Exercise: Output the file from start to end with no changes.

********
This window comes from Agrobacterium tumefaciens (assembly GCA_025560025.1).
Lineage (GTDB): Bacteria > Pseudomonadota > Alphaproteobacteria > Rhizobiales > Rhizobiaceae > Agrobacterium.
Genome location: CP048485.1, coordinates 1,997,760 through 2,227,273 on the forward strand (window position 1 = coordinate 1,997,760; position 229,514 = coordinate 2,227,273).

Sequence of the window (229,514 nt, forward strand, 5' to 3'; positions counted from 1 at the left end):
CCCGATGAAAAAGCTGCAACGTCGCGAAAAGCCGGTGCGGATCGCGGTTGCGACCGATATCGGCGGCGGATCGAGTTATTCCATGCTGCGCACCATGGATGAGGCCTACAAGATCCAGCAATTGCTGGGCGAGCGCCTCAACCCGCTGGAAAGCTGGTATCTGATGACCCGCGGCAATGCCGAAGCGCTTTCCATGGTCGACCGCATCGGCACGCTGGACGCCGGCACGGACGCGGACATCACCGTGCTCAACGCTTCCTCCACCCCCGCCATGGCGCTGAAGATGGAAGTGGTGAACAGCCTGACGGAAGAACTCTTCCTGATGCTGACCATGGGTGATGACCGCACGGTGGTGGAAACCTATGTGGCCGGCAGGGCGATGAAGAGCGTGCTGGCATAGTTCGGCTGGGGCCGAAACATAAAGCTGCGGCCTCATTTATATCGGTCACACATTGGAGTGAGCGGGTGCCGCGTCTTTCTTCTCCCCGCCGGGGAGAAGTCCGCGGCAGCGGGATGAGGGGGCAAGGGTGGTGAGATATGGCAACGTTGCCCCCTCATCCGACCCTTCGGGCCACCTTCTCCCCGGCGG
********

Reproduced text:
This window comes from Agrobacterium tumefaciens (assembly GCA_025560025.1).
Lineage (GTDB): Bacteria > Pseudomonadota > Alphaproteobacteria > Rhizobiales > Rhizobiaceae > Agrobacterium.
Genome location: CP048485.1, coordinates 1,997,760 through 2,227,273 on the forward strand (window position 1 = coordinate 1,997,760; position 229,514 = coordinate 2,227,273).

Sequence of the window (229,514 nt, forward strand, 5' to 3'; positions counted from 1 at the left end):
CCCGATGAAAAAGCTGCAACGTCGCGAAAAGCCGGTGCGGATCGCGGTTGCGACCGATATCGGCGGCGGATCGAGTTATTCCATGCTGCGCACCATGGATGAGGCCTACAAGATCCAGCAATTGCTGGGCGAGCGCCTCAACCCGCTGGAAAGCTGGTATCTGATGACCCGCGGCAATGCCGAAGCGCTTTCCATGGTCGACCGCATCGGCACGCTGGACGCCGGCACGGACGCGGACATCACCGTGCTCAACGCTTCCTCCACCCCCGCCATGGCGCTGAAGATGGAAGTGGTGAACAGCCTGACGGAAGAACTCTTCCTGATGCTGACCATGGGTGATGACCGCACGGTGGTGGAAACCTATGTGGCCGGCAGGGCGATGAAGAGCGTGCTGGCATAGTTCGGCTGGGGCCGAAACATAAAGCTGCGGCCTCATTTATATCGGTCACACATTGGAGTGAGCGGGTGCCGCGTCTTTCTTCTCCCCGCCGGGGAGAAGTCCGCGGCAGCGGGATGAGGGGGCAAGGGTGGTGAGATATGGCAACGTTGCCCCCTCATCCGACCCTTCGGGCCACCTTCTCCCCGGCGG